China is using facial recognition technology to control their population.3 We are already seeing autonomous drones independently “deciding” to attack a target.4 Predictive analytics has been used to markets products in a targeted way, and it’s very amusing when we’re pushed ads for items we just bought, or ads that are wildly off-the-mark. What will happen when this technology is used to manipulate people in nefarious ways – such as to pre-determine elections? We’ve already seen the impacts of manipulative AI-powered social media. The algorithmic biases we’ve experienced so far will be child’s play compared to what will be possible when advanced technology is in the wrong hands. There have been calls to ban facial recognition technology, and state laws already in place to limit and regulate it, but who’s going to enforce it in an industry where there is no regulation (see John Sumser and Heather Bussing’s “Pinning Jello® to a Wall – Regulating AI”, in this issue)?
Right now, AI can only do limited tasks – called “Narrow AI.” For instance, when Watson won in Jeopardy, that machine was good at playing Jeopardy only, not other tasks. But the technology is continuing to advance at an exponential rate. Within a decade or two, we will have machines that far outpace what we have now and approach or exceed the computing power of the human brain6. Some researchers are developing Curiosity Algorithms, whereby the AI can learn whatever “interests” it. This is called “Broad AI.” That’s when we’ll see a technological Pandora’s box, whereby uncontrolled and unpredictable consequences of AI can run amok if not prevented.
What will it be, Gene Roddenberry or Philip K. Dick?
We’ve all seen the cautionary science fiction stories, yet we seem determined to repeat the same mistakes. Human nature is such that if we can, we will. If we can create an automated agent that is completely independent of human control, we will. As quickly as technology is evolving human evolution is very slow – we are pretty much the same biologically as we were thousands of years ago, and to some extent our biology determines our motivations and behavior. We’ve managed to avoid a nuclear holocaust, but the effects of AI are subtler, and it’s yet unknown whether we will create the tools of our own misery or destruction.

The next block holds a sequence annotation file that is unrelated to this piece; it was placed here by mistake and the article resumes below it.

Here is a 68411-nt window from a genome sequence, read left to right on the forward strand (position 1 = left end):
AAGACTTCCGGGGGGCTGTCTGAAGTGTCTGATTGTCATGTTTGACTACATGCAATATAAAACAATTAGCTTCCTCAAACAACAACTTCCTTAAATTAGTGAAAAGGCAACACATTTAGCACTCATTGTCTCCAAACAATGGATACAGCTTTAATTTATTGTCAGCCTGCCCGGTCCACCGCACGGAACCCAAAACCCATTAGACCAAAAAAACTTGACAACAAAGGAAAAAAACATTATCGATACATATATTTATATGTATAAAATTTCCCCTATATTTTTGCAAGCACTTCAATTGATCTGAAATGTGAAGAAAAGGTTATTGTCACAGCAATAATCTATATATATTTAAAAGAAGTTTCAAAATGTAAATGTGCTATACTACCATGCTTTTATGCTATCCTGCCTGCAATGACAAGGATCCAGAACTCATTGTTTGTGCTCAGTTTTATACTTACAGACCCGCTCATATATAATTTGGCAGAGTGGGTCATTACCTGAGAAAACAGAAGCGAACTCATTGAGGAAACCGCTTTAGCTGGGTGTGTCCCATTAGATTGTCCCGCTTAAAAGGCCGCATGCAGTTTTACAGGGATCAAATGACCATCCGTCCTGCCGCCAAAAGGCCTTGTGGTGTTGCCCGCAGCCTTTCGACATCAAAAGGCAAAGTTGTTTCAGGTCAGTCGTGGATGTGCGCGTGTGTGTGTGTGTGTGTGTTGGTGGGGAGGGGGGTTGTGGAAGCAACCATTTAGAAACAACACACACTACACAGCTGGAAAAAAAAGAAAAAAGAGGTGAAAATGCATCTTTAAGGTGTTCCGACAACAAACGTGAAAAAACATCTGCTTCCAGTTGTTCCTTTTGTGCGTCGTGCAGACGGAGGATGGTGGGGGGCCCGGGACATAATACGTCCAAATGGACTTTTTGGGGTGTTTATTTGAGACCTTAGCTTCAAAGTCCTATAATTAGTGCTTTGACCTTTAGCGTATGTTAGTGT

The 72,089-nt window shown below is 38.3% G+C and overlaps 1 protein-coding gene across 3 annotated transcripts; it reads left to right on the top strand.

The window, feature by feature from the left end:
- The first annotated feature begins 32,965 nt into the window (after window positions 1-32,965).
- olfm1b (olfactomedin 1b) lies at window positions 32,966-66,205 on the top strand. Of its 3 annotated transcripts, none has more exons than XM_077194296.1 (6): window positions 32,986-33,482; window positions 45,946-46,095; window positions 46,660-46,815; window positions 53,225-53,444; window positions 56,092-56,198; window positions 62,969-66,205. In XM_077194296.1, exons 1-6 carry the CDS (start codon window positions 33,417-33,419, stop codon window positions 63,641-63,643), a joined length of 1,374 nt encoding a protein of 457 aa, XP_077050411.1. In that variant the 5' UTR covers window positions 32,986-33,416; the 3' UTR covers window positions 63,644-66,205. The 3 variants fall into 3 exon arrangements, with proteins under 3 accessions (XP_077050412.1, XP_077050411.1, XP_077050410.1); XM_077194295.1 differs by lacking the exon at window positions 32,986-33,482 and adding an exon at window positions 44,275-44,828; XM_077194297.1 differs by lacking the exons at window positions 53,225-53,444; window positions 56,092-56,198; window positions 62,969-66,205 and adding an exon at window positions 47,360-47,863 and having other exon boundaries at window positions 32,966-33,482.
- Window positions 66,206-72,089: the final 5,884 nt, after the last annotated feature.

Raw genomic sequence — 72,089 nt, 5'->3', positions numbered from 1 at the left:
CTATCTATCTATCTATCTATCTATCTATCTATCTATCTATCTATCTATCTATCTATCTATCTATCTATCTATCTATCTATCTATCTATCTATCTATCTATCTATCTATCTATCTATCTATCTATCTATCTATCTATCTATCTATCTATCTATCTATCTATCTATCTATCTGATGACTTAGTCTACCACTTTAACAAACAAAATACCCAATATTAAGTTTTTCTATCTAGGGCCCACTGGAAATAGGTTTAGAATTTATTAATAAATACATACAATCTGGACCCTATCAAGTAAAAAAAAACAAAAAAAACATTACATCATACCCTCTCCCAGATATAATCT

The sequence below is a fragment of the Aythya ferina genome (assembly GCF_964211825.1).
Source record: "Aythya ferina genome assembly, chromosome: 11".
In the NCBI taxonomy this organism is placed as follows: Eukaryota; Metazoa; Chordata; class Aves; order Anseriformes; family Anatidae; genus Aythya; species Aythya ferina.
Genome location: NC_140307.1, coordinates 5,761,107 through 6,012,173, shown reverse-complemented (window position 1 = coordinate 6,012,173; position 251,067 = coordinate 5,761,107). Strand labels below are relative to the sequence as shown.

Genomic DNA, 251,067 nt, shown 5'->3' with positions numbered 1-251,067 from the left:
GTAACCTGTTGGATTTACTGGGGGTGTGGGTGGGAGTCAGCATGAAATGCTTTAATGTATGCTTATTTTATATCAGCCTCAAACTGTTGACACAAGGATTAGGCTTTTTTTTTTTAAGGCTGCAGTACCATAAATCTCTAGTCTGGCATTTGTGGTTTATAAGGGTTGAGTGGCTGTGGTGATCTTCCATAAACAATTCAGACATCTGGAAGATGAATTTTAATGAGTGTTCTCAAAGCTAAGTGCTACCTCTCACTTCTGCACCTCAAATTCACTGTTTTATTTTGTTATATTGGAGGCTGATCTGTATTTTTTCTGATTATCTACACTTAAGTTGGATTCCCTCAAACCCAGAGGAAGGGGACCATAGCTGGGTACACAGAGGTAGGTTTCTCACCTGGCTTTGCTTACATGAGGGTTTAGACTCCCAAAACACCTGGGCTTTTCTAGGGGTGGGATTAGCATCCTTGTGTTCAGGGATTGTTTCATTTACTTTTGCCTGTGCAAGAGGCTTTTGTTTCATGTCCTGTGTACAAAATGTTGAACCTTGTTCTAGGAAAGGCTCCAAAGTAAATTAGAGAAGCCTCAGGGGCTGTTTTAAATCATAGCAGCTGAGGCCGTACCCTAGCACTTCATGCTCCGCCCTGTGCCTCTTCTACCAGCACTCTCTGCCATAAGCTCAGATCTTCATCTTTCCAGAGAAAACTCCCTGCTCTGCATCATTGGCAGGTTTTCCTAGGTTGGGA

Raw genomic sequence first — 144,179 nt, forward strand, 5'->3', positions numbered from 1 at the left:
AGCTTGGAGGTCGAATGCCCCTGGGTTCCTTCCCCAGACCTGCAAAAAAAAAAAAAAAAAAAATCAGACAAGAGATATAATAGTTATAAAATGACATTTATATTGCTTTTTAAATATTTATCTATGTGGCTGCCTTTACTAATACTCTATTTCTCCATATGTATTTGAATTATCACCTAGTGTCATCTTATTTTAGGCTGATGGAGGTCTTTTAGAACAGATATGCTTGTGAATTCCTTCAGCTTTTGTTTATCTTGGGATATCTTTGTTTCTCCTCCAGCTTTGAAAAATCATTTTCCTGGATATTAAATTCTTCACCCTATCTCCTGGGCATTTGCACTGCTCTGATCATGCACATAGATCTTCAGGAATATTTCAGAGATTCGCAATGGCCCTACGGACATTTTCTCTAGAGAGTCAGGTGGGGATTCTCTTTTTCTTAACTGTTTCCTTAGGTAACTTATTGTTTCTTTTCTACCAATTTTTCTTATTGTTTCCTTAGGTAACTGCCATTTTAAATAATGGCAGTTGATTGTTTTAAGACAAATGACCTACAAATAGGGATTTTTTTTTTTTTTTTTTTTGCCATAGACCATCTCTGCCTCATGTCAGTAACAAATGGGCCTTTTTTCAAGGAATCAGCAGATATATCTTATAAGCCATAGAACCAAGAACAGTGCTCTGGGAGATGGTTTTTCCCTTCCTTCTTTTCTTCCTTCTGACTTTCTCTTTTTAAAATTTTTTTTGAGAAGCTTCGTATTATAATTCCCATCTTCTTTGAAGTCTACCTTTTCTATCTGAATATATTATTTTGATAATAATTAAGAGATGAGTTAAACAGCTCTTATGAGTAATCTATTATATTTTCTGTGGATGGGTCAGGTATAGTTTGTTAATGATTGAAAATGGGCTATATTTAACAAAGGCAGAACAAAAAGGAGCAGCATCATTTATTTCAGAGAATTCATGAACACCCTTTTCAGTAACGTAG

At the risk of being Pollyannaish, I think there’s hope for the human race. To paraphrase the famous quote “Humanity will do the right thing… only after they’ve exhausted all the alternatives.”5 We don’t have to make the choices that will inevitably lead us to unwanted outcomes. Technology can be a great democratizer of information. We need to find ways for most, if not all people to share the gains from advanced automation.
This column began with: humankind has constructed tools to make work easier and more productive, to make our lives better. Let that be our guide: are we creating machines to make our lives better, or for some other reason? We will have to find a way to manage (if not regulate) these technologies as they continue to evolve, avoid the mistakes foretold by the writers of decades past, and plan for a future that includes fantastic tools that will make our lives better.
1: Cathy O’Neil, Weapons of Math Destruction
2: Martin Luther King famously convinced actress Nichelle Nichols not to quit her role at Lt. Uhuru, because this was the first time on TV that a woman of color was depicted in a position of authority. https://www.washingtonpost.com/news/arts-and-entertainment/wp/2015/07/31/how-martin-luther-king-jr-convinced-star-treks-uhura-to-stay-on-the-show/
5: The attribution of the original quote: “Americans Will Always Do the Right Thing — After Exhausting All the Alternatives” is unclear. It’s been attributed to Winston Churchill, Abba Eban, and others.
6: What Futurists call The Singularity: https://en.wikipedia.org/wiki/Technological_singularity